ANOTHER DAY IN PARADISE by Eddie Little

ANOTHER DAY IN PARADISE

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KIRKUS REVIEW

 A gutsy, fresh, and fierce drug novel, something like walking over broken glass barefoot, by first-novelist and former addict Little. Most of the story, set during the late '60s and early '70s in the Midwest and California, has an autobiographical tang. Bobbie, the 14-year-old Irish hero, has been on the street since he was 11, and hasn't much hope of living to 20. As Bobbie matures into a copper-bottomed Huck Finn on heroin, pursuing a life of crime and bloodshed, one fears that the novel's big rainbow buzz will fade and Bobbie head for rehab. But since 12- step programs haven't yet been invented, all stays hopped up and oblivion-bound till the end. Before the drug takes charge of him, Bobbie is braced--even empowered--by the heroin. But after a year of this, no amount of the stuff can return him to well-being. The good days, he realizes, are gone forever, and the need to support his habit with various crimes, petty and big-time, only intensifies. And so little Bobbie takes up with a professional burglar named Mel, twice his age, who recruits him as a worthy sidekick for drug errands usually run around midnight. Bobbie, near the same time, falls in love with Rosie, a star-crossed 17- year-old, also a druggie. Little's strongest suit is to suggest Bobbie's masked fear of exposing his love and friendship for Rosie and Mel: A pro, after all, is supposed to show no feeling. Little keeps Bobbie's emotions capped but pulsating at every step of the way. Little, who runs an AIDS assistance organization in Los Angeles, writes like a bad dream on wheels, unique in the electric authenticity that he brings to every sentence. The stages of addiction have seldom been so vividly drawn. (Film rights to Miramax; author tour)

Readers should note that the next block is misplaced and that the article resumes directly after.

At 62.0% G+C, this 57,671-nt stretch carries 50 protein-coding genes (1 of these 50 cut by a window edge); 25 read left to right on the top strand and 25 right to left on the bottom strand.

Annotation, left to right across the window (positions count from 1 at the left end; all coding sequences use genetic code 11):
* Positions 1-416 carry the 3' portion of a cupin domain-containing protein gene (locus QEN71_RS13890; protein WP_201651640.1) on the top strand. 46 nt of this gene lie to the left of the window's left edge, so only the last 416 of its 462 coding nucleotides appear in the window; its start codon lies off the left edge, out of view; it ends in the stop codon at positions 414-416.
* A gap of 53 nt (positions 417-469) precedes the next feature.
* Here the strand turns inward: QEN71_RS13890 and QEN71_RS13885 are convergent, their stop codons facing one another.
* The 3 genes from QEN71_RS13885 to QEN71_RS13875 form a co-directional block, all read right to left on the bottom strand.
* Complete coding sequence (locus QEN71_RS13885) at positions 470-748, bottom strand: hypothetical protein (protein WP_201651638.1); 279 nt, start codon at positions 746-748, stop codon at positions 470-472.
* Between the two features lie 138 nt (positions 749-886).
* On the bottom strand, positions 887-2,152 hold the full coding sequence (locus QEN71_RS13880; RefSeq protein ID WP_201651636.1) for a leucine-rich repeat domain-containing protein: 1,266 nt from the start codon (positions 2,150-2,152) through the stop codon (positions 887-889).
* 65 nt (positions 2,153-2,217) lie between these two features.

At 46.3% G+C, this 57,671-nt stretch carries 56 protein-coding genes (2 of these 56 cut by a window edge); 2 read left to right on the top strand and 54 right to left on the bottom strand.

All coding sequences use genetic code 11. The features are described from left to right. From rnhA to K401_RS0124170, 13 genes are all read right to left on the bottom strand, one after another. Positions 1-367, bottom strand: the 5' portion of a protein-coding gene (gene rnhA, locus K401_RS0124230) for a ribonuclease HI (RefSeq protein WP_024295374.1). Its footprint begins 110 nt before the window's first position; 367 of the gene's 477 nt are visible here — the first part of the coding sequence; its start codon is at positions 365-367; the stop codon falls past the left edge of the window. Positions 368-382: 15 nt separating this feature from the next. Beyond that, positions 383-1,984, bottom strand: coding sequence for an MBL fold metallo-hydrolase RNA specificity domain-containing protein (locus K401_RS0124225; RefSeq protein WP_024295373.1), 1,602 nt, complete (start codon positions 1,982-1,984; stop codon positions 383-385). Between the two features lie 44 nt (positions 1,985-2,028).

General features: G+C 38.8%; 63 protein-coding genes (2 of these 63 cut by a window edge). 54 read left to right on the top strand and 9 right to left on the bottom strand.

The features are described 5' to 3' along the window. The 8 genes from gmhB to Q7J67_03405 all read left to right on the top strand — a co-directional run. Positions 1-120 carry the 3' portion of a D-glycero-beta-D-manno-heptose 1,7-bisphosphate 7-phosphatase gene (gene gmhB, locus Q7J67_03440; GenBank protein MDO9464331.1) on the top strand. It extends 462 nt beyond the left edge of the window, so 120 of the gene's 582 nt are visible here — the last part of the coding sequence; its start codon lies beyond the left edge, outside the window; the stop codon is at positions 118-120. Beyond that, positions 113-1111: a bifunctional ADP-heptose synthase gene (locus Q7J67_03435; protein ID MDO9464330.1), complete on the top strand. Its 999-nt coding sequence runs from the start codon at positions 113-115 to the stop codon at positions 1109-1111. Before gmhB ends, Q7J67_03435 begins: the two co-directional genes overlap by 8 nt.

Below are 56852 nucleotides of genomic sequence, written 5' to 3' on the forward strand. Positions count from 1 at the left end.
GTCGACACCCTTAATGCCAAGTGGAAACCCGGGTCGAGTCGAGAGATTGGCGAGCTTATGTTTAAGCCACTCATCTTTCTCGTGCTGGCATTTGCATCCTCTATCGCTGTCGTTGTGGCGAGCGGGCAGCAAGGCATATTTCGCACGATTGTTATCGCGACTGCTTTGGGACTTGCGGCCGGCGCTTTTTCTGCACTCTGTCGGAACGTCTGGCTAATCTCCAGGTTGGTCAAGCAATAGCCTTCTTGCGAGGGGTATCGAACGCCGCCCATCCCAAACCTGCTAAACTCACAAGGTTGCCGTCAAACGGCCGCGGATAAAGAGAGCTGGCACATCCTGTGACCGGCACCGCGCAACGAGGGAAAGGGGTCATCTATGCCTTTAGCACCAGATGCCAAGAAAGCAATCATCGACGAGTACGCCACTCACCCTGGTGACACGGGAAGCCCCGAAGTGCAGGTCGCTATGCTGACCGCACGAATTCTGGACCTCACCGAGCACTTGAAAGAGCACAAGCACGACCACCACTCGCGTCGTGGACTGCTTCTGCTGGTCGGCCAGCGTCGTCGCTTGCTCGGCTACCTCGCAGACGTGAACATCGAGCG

Pub Date: Jan. 1st, 1998
ISBN: 0-670-87217-2
Page count: 272pp
Publisher: Viking
Review Posted Online:
Kirkus Reviews Issue: Nov. 1st, 1997